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Tripod Story Part 1 – Decoding The Jargon

A tripod is an accessory that photographers swear by! The three-legged friend of photography professionals and enthusiasts alike, has a lot more to it than just keeping the camera steady. It is an essential photography tool that helps you get the exact shot you have in mind, with the right amount of exposure, precision framing, alignment, crisp image quality and much more.

More than anything else, it eases the burden of having to hold the heavy gear and rescues your captures from turning out as shaky or blurred disasters. But before digging into the nuances of using a tripod, lets talk about what it is made up of and how each component contributes in making your shots incredible!

Head – Fixed atop a center column, it is the most important part of the tripod and is responsible for securely holding your expensive camera in place. While keeping the camera still and stable, it allows the camera to be freely rotated and moved. Tripod heads come in a variety of styles such as the ball head, pan & tilt head, gimble head, pistol grip head, video head and the fluid head.

The ball head is great for versatility of directional movement, pan & tilt heads are known for a high-level of control, gimble heads easily balance heavier lenses, fluid heads come with smooth and accurate maneuverability while the pistol grip head takes the clumsiness, generally related with a tripod, away and lets you work quickly and efficiently.

Whichever tripod head you choose, base your decision on your personal photographic needs. Also see to it that the weight of the head is in accordance with the tripod legs and can be supported well by them.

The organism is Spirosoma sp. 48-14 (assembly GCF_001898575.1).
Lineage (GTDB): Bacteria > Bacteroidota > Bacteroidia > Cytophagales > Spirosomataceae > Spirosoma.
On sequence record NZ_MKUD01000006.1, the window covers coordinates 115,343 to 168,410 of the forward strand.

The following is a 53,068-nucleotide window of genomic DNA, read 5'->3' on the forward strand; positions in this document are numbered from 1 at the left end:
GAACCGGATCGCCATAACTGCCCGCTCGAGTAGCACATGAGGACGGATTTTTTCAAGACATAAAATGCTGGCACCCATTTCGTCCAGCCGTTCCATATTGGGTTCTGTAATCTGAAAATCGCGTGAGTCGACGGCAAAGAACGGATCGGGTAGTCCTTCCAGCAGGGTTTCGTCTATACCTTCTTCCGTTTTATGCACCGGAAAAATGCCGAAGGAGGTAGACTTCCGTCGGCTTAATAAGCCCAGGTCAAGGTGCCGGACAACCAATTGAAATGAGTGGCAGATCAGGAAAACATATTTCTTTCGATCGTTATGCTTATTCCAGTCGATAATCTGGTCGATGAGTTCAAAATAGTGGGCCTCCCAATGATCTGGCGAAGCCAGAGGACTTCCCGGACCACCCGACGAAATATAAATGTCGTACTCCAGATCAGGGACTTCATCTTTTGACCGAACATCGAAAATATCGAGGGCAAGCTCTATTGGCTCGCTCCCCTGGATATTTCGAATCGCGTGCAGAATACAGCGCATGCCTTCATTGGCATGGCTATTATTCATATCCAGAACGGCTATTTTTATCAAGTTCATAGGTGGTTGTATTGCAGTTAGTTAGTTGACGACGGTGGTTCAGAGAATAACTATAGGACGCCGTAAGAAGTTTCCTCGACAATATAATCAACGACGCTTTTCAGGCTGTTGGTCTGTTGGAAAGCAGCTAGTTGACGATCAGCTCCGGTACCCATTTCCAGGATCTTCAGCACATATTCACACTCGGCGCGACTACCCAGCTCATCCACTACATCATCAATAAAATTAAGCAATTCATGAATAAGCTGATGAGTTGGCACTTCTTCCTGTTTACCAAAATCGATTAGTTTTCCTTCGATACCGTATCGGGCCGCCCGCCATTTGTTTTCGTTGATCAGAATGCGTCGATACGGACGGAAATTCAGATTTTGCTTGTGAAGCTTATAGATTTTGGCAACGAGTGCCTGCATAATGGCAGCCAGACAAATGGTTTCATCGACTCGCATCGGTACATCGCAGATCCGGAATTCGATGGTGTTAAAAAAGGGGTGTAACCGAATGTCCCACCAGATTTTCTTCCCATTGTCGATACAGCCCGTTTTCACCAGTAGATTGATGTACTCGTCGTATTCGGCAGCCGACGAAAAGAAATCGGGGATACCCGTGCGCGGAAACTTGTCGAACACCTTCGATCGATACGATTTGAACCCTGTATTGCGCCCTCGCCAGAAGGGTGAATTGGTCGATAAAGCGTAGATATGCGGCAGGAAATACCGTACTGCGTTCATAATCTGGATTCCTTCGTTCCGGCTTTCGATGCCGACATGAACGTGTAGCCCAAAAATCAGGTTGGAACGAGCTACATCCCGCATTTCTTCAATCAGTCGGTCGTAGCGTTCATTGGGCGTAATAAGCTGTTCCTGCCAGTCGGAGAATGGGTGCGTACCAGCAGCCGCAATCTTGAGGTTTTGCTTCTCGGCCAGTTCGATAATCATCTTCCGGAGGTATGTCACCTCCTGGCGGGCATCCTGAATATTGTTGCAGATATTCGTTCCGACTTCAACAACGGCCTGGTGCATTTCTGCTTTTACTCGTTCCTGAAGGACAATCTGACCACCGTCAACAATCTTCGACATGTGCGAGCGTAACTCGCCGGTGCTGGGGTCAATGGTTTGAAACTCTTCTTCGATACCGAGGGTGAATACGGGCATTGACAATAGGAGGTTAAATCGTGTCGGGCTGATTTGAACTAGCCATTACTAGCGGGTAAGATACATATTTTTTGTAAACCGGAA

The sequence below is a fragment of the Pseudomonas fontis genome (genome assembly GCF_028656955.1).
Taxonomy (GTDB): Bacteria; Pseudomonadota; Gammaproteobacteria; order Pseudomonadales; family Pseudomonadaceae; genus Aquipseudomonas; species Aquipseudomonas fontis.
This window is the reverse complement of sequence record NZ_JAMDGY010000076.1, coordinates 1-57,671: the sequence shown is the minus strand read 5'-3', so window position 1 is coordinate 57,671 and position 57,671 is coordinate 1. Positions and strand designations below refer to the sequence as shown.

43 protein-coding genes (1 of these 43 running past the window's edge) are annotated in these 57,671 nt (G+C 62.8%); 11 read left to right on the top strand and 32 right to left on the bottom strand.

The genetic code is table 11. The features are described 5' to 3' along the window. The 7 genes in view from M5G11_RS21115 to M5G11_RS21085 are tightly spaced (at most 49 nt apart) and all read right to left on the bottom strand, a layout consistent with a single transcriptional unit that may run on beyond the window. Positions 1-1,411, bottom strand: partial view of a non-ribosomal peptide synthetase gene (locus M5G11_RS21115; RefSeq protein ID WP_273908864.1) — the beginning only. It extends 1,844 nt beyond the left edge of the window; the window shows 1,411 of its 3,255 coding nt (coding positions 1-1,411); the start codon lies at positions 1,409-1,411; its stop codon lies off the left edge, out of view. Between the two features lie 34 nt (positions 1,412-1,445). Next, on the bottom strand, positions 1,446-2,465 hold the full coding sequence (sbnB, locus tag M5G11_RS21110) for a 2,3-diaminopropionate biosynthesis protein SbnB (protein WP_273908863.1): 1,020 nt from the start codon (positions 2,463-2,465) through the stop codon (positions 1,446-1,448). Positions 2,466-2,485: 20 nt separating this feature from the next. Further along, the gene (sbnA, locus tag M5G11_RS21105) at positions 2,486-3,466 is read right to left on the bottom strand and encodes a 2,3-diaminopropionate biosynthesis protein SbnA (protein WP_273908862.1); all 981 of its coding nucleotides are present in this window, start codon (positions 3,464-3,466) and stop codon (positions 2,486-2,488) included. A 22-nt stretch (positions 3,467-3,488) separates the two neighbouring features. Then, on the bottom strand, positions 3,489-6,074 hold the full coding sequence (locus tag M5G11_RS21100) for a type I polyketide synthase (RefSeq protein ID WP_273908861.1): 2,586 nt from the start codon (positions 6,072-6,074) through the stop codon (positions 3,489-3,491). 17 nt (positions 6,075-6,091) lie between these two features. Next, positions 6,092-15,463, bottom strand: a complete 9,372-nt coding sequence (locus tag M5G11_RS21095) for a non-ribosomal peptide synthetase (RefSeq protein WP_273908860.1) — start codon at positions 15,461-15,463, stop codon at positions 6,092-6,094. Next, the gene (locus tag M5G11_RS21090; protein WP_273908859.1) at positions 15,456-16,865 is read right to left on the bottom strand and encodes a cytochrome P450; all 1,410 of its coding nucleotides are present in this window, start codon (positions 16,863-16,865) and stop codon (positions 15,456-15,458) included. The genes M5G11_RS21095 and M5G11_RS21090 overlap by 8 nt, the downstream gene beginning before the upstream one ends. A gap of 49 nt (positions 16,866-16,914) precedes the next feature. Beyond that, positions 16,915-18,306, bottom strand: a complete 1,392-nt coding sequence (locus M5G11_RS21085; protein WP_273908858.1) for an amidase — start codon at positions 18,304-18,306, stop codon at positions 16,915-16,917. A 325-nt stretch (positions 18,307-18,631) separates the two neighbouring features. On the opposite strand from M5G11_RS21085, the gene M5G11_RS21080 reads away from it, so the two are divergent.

Legs & Feet –Tripod legs, made of either carbon fibre or aluminum, are divided into sections ranging from three to six. Generally sturdier tripods have less leg segments as compared to the lighter ones that have more sections. More sections of a leg enable the tripod to be folded more compactly (known as the collapsed length) and also extend more. The legs also come with either twist locks or flip locks to secure the tripod in a chosen length. Keep in mind to buy a tripod with considerable space between its legs. The stability is directly related to this space; wider the gap, the more stable the tripod will be.

The smallest yet an important part that actually supports the tripod is its feet. Tripod feet are made of different materials depending upon the location they are to be used in. Indoor shooting requires the tripod to have rubber or plastic feet while for outdoor shoots the tripod should be equipped with metal spikes. The rubber or plastic feet work fine in most suitable outdoor conditions but metal spikes are needed to make the tripod stand firmly on rugged, uneven and slippery grounds.

Height & Weight – Ideally a tripod should be of the same height as yours. The idea is to have the viewfinder comfortably at eye level without having to bend.

The weight depends upon the material a tripod is made of (majorly consisting of the legs and center column). It is usually carbon fiber, aluminum or steel. A camera mount made of carbon fiber is light in weight, expensive, durable and easier to carry along for frequent travellers. On the other hand, an aluminum or steel tripod is heavier and inexpensive but much more stable for outdoor conditions. But the one thing that applies irrespective of the material a tripod is made of is buying one which weighs atleast two times more than your shooting gear. Afterall buying a feeble or flimsy tripod will put the expensive camera kit in danger of collapsing to pieces and will not make for a pretty sight!

Now that you are familiar with the basic terms surrounding a tripod, they will no longer elude you. Just head to our online store and purchase the one you need with confidence!

Also, watch out for our upcoming post regarding the different types and which one is best suited for various kinds of photography.

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